This last weekend was possibly a turning point for me. My XT2 has finally arrived and I’m excited. I haven’t been excited about a new camera in a long time. It’s hard to say what’s different this time but there is just something about the Fuji. The XT system and lenses is very high quality but compact. It seems to have many of the benefits of the Olympus EM5 but with improved image quality. That’s something that was difficult for me to admit at first as the Olympus has served me well for several years and is an excellent camera. Let me share my first impressions with you.
Removing the camera from the packaging for the first time, it feels very much like the XT1. The various dials which felt well positioned on the XT1 are all still there but with a few more options. What I liked about the XT1 was that everything seemed to be where you would expect to find it and the XT2 is very similar.
There are a few points though that Fuji should be specifically commended for:
- The eyecup on the XT2 is just like the replacement eye cup on the XT1. This is an optional accessory with the XT1 (and worth investing in).
- The screen protectors for the XT1 fit the XT2.
- The battery from the XT1 fits and works fine in the XT2. Sony is the only other manufacturer that seems to adopt this approach.
Looking over the camera controls I immediate notice one enhancement. I am very fussy about where I place the focus point and the XT2 just made life easier for me. The back of the camera now has a small joystick with which you can move the point of focus. I used to have one of these on my old Sony R1 and I loved it. You can even use it with the camera to your eye.
The other enhancement that I like is the two-way articulated rear LCD. I don’t particularly find the swivel screens very useful as I tend not to get horizon skewed. With the XT2, the screen moves on a hinge but there is a second hinge allowing it to tilt either horizontally or vertically. Nice.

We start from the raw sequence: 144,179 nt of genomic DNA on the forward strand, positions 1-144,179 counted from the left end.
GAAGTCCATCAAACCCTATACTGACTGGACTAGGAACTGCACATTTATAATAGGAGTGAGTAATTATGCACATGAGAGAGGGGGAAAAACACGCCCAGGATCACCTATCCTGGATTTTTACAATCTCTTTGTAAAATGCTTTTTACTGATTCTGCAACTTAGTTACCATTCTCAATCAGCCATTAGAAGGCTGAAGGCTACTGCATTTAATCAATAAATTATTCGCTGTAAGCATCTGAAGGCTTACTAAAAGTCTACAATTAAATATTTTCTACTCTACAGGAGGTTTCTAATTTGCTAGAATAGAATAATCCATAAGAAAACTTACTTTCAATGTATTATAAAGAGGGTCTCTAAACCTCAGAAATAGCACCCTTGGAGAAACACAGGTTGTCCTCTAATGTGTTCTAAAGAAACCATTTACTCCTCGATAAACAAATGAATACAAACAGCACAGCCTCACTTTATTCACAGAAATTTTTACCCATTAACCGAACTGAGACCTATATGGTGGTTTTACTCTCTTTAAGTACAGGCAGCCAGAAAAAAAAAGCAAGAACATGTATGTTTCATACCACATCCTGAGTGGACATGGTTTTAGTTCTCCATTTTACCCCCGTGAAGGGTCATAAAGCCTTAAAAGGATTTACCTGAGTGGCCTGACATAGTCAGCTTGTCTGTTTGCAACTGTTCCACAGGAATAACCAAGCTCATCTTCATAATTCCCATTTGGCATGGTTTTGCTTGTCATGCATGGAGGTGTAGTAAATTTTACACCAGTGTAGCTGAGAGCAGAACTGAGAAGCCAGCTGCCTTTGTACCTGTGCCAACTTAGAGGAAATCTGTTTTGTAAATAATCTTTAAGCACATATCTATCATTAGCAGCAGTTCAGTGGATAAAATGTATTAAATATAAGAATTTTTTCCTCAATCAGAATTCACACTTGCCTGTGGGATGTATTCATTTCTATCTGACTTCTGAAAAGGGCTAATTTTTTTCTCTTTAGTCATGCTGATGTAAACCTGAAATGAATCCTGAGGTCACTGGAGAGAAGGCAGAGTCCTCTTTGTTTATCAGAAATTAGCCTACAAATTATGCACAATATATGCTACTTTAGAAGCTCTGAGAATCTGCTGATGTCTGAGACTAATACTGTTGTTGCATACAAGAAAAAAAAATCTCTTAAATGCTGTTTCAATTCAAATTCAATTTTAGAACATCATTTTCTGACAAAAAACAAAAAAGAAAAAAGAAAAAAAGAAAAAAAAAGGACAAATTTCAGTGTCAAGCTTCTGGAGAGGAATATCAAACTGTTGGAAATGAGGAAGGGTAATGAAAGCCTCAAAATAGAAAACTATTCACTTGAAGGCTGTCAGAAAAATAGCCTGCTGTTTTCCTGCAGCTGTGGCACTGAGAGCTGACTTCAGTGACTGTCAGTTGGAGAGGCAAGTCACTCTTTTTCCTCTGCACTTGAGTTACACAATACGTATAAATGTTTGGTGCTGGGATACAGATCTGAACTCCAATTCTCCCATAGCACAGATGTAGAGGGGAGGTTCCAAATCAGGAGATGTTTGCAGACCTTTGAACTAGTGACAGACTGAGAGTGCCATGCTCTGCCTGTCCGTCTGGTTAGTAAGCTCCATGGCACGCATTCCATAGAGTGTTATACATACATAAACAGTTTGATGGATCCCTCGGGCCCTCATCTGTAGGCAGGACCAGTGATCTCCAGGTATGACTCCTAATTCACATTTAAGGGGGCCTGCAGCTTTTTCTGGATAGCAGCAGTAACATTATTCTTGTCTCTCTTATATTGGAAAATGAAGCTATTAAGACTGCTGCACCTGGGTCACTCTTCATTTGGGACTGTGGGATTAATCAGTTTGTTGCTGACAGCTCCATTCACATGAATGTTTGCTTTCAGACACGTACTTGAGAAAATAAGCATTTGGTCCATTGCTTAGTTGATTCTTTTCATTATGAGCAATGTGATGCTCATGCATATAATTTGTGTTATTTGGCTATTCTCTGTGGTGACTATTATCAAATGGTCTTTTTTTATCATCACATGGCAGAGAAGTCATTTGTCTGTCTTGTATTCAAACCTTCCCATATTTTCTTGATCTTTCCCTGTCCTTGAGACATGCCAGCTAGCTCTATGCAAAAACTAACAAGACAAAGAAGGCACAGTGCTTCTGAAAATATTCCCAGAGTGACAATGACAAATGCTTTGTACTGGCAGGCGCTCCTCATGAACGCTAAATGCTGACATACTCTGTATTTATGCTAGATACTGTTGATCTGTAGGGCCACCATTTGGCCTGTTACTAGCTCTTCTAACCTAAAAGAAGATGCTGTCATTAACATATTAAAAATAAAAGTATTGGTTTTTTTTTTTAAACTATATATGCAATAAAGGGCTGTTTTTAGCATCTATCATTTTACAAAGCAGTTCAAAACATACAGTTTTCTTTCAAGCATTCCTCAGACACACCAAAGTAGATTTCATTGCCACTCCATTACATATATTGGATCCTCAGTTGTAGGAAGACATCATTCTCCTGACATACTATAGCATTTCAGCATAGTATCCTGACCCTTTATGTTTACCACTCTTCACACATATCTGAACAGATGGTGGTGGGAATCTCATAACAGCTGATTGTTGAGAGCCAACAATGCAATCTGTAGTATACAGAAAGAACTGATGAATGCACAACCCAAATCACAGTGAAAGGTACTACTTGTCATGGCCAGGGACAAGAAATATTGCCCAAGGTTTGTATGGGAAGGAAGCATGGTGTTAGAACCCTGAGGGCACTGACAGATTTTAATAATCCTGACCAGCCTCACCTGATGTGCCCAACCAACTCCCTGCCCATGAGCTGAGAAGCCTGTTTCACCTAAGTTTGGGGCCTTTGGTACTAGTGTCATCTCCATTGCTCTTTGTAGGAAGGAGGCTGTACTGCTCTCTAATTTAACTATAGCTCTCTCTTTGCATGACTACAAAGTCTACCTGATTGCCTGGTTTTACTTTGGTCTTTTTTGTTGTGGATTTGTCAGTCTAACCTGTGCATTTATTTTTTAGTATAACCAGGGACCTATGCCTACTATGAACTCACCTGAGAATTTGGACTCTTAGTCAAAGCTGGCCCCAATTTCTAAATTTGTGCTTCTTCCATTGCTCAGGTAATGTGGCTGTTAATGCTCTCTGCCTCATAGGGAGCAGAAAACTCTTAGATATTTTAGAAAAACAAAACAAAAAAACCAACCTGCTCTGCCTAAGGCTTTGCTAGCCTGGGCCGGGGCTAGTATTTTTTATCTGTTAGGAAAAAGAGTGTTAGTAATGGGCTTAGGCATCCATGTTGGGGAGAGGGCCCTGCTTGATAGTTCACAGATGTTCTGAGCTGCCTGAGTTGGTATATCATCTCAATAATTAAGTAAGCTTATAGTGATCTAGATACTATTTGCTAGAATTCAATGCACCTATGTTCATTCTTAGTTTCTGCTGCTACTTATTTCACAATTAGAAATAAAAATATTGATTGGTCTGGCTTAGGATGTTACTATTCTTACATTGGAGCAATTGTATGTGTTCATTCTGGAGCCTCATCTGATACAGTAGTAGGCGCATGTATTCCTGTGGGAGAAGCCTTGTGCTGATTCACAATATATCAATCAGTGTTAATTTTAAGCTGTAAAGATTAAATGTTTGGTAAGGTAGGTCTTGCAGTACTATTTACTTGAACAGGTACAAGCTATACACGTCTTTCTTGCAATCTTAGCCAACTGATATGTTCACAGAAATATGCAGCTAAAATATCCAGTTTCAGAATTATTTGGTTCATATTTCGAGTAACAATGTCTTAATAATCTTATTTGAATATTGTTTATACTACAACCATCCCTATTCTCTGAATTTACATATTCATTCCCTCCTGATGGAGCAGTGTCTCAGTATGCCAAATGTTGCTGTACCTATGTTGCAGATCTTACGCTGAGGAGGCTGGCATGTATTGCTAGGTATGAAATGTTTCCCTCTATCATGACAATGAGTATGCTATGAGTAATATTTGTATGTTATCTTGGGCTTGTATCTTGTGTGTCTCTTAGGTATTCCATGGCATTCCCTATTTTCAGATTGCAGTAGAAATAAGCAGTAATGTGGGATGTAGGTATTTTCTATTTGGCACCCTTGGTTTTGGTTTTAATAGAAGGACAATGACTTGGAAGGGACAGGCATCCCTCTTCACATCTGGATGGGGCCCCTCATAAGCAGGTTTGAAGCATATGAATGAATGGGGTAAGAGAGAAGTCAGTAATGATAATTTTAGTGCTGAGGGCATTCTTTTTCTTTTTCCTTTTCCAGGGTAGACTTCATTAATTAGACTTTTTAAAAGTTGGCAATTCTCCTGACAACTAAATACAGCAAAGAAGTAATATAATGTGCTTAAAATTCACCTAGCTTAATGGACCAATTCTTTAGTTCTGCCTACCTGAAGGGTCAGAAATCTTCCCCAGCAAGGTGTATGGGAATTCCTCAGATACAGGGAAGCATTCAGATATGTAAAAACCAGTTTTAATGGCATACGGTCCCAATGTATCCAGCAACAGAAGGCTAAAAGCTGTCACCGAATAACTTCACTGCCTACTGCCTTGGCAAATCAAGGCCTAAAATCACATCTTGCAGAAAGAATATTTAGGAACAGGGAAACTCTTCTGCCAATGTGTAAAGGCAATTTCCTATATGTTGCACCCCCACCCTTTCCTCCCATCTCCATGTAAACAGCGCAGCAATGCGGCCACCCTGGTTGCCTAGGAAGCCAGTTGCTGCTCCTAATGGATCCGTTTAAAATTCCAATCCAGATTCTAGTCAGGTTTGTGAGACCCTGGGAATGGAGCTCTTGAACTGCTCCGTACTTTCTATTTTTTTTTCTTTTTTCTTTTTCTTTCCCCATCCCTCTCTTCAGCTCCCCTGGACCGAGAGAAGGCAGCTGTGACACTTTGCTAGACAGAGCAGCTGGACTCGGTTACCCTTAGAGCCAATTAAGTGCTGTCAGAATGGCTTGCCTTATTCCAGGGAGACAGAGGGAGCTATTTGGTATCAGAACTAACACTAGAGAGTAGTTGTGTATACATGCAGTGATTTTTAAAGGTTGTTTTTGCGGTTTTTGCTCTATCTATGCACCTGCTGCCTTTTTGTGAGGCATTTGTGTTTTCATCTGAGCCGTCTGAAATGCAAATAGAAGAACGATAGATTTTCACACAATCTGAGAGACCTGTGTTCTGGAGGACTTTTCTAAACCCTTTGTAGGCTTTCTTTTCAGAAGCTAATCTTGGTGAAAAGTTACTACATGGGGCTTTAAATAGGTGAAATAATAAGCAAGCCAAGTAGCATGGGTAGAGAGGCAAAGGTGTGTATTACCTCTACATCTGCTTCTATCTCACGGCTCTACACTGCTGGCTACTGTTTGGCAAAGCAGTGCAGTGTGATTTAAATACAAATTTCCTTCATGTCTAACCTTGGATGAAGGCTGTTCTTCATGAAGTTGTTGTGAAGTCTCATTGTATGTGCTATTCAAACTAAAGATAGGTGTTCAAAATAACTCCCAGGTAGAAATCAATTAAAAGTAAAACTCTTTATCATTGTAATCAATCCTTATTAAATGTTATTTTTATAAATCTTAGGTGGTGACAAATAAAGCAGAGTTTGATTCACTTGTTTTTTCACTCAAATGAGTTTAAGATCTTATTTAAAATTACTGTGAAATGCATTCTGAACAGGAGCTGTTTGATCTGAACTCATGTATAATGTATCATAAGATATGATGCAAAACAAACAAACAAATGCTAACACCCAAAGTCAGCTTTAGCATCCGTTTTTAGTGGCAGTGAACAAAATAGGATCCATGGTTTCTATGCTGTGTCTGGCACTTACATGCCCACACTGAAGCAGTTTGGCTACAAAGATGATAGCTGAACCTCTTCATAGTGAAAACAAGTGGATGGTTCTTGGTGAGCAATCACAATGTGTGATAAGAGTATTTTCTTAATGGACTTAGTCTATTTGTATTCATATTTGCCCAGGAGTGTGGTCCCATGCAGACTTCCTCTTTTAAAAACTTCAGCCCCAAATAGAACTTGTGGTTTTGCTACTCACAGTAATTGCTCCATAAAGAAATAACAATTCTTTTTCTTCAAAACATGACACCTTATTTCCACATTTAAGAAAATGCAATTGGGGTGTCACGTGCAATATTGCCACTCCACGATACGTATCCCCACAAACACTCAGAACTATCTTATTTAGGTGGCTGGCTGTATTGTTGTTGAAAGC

In short, this feels a lot like the XT1 but with a few nice features thrown in.
When I bought the XT2 I purchased it as a kit with the 18-55 lens. Although I already have the amazing 16-55 I decided I couldn’t pass up the extra lens for only £250 more. The 16-55 whilst excellent is bulky and doesn’t have IS. The 18-55 is much smaller and does have IS. Whilst it’s not wide enough for all my work, it’s fine as part of my walking kit.
This lens also allows me to use the camera with my LowPro 140 shoulder bag. I use this bag for trekking as it allows me to also use a good sized day pack. The XT2 with 18-55 lens, together with the 55-200 lens all fit into the shoulder bag.
In terms of the 18-55 performance, the results are very good. It’s very sharp and seems to perform well across the entire focal range as well as into the corners. The only problem I’m finding is that after shooting a lot with Micro 43 cameras, I keep misjudging the depth of field with the Fuji. Given how sharp the images are, it’s not something I’m happy about. I need to get used to the larger sensor.
The colours from the XT2 RAW files are excellent as is the detail. I have been looking hard for signs of water colour effect and false pattern (wiggly worm) when using Lightroom but so far none. I did spot what I thought was some false pattern in a couple of images but then realised how to avoid it. I need to consider this more with the XT1 but if I have hit on something I will share it soon.
Shadow detail is also very good and the images are clean when lightened. I could apply a substantial amount of shadow recovery to a very contrasty scene and the result were very natural. The film simulations are also very nice in Lightroom.
Overall, I’m very impressed with the XT2. I’m looking forward to putting it through its paces in a proper shoot.